Big Bend N.P. – First Impressions

Last year, Diana’s cousin Nancy and her husband David invited us to come to Big Bend National Park in Texas to do some hiking with them.  We tentatively made plans to meet them in early April.  So since leaving Melbourne Beach on February 21, that has been our goal…and we made it!


Big Bend is named for the major change of course the Rio Grande River takes between Texas and Mexico.  It is extremely remote, and it boasts some of the darkest skies in the U.S.  Looking at an aerial view on Google Maps, the Chihuahuan Desert is apparent…


….but the wild and wonderful Chisos Mountains are not.  When we arrived and this landscape unfolded before us, we were awestruck!  As a bonus, the desert was starting to bloom!


The prickly pear were beginning to show off with their red and yellow flowers.


The Eagle Claw cactus with their magenta blooms. 


The Ocotillo with their red clusters popping out at the ends of their branches.  There is a large expanse of them as you enter the park from Study Butte.

Big Bend National Park is massive, covering 1251 square miles.  The Chisos Mountains, the remnants of an ancient volcano, are contained entirely within the park.  A good portion of the park’s hiking trails originate in the Chisos Basin, which is the caldera of that volcano.  The remaining trails are scattered throughout the surrounding desert and along the Rio Grande River.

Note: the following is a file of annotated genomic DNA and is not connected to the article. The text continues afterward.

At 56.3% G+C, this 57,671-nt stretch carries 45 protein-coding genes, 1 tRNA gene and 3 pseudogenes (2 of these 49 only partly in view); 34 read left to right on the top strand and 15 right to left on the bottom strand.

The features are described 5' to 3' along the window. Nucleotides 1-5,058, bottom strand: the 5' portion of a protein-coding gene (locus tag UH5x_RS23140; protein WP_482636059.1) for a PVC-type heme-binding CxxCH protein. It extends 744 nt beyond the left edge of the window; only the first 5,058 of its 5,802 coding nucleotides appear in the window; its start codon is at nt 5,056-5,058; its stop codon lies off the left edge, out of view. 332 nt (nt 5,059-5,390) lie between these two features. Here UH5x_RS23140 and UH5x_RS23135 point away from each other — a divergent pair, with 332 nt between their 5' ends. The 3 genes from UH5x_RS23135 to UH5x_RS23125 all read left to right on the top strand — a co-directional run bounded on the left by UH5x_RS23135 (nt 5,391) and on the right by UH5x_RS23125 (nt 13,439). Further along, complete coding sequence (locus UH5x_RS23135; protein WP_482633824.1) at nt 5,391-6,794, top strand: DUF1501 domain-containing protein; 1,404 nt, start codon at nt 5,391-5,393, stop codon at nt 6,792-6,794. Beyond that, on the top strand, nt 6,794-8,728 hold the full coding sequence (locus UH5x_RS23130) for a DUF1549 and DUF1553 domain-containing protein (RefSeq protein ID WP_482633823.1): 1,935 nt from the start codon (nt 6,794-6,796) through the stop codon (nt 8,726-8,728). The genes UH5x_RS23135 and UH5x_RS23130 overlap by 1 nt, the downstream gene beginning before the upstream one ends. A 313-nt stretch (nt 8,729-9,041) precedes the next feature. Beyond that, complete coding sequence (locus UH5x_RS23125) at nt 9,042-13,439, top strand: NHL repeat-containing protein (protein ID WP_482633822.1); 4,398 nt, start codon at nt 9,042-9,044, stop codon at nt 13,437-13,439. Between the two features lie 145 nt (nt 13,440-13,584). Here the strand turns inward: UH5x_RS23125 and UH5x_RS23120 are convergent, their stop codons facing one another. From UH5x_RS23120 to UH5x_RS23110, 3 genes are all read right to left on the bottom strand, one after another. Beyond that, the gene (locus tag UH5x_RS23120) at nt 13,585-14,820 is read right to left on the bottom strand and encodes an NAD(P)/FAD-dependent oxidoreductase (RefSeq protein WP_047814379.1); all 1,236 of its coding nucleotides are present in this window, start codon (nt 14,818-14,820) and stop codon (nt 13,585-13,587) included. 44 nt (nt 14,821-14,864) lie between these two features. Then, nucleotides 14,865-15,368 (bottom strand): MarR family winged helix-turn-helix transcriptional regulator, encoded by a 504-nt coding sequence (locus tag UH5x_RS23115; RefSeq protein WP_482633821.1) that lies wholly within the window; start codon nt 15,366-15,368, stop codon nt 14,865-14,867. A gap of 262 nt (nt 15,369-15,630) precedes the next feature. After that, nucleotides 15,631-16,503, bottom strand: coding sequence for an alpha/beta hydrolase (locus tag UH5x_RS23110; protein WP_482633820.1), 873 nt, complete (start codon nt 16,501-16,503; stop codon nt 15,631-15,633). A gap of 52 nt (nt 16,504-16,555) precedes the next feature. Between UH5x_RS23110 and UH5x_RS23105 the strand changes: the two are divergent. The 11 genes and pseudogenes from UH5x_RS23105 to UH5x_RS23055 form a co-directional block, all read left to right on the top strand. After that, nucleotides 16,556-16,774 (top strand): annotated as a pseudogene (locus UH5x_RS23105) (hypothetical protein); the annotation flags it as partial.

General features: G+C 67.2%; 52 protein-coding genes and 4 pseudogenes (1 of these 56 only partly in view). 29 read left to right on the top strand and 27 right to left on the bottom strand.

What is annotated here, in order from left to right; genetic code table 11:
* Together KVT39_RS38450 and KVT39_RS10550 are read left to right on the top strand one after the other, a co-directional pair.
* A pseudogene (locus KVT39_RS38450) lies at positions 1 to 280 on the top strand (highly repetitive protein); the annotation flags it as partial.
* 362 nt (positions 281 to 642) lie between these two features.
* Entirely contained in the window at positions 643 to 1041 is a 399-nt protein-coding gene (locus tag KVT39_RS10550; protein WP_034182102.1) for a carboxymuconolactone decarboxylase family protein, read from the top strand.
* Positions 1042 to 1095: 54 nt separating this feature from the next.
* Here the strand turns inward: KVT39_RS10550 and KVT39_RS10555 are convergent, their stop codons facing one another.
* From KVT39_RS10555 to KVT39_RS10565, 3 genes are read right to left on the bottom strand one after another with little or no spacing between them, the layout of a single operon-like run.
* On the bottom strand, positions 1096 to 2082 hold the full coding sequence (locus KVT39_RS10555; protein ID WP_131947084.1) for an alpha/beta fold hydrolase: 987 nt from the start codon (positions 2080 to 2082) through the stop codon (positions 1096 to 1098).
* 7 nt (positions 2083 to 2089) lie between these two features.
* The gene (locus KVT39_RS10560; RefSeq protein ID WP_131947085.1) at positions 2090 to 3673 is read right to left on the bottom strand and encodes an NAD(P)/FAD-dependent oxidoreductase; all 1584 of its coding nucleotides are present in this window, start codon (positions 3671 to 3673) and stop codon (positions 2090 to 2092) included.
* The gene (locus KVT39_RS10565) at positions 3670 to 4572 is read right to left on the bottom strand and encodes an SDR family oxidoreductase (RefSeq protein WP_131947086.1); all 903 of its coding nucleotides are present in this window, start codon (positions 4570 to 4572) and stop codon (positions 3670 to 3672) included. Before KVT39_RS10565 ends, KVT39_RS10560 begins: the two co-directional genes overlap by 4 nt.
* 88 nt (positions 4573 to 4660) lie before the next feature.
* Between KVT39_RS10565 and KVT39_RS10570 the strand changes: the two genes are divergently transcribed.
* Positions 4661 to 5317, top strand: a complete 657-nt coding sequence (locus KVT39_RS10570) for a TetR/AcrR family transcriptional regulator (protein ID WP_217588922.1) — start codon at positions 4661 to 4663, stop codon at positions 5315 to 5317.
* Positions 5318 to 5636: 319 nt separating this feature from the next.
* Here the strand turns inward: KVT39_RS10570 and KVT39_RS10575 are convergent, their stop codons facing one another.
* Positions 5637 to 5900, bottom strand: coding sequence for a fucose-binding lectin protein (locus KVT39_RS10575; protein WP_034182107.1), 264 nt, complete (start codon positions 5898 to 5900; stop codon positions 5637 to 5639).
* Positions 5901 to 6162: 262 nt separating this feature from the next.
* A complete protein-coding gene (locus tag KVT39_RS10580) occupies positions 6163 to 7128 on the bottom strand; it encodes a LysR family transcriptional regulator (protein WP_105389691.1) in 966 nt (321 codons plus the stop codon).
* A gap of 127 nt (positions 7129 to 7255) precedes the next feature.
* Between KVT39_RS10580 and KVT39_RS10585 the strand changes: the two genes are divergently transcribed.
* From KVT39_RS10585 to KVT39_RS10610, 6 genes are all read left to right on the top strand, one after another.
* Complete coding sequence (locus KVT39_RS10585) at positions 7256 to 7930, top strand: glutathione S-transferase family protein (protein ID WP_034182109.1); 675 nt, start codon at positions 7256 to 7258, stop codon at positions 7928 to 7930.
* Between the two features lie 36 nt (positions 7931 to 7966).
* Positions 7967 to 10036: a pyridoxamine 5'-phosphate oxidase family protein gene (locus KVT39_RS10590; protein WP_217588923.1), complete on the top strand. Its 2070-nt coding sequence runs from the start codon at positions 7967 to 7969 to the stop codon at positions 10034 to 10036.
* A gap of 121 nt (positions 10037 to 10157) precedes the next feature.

There are several gravel roads that lead to the remote areas of the desert.


Before we left Michigan in December, we outfitted the Escape with a set of all terrain tires, in anticipation of the rugged roads we planned on encountering. Edsel still looks good in his red paint scheme.  With all the dust in Big Bend, that would most likely not last.  :). We didn’t plan on any high-clearance roads, but any that were labeled ‘4 wheel drive’ were deemed ok for us.

Up in the basin, there is a lodge, campground, restaurant, visitors center and store.  There is not a gas station there, but there is one not far away at Panther Junction.  The temperatures in the basin are cooler than on the desert floor, and are cooler still at the top of the mountains surrounding the basin.


When experiencing views like this, it is hard to believe we are in Texas!

With Big Bend being so…well…BIG, we will be writing several posts on our time here.  Stay tuned as we explore the vistas of this wonderful place!


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20 thoughts on “Big Bend N.P. – First Impressions”

    1. Oh, that is really unfortunate, Jim. Last year was a hundred year bloom in Big Bend. Go over to and look at early April of 2015. MonaLiza and Steve have a couple of posts on Big Bend showing the wildflowers then. We are loving it now, but we hear it was much better then.

      There’s some fantastic hiking here! Definitely put it on your list. I’ll post more over the next few weeks.


  1. Glad to see you both made it to a site on my bucket list! Just remember to keep the shiny side up and the greasy side down on your off road adventures! Please fill me on on a Dark Sky report…I am off to look at telescopes this weekend in New York at the NEAF 25th anniversary expo. Your trucking cousin. ..

    Sent on a Boost Samsung Galaxy S® III

    Liked by 1 person

    1. We stopped in the desert on the way back to our campground the other night, John. We turned off the lights on the Escape and let our eyes adjust for a bit. Oh my….the most stars I have ever seen! No moon, and the shapes in the desert were visible. Absolutely incredible.


  2. Definitely a place in Texas we’re looking forward to visiting! We’re so glad we have the Cherokee to explore all those rougher spots out there – bet you’re having a great time in the Escape 🙂 Enjoy the flowers too!

    Liked by 1 person

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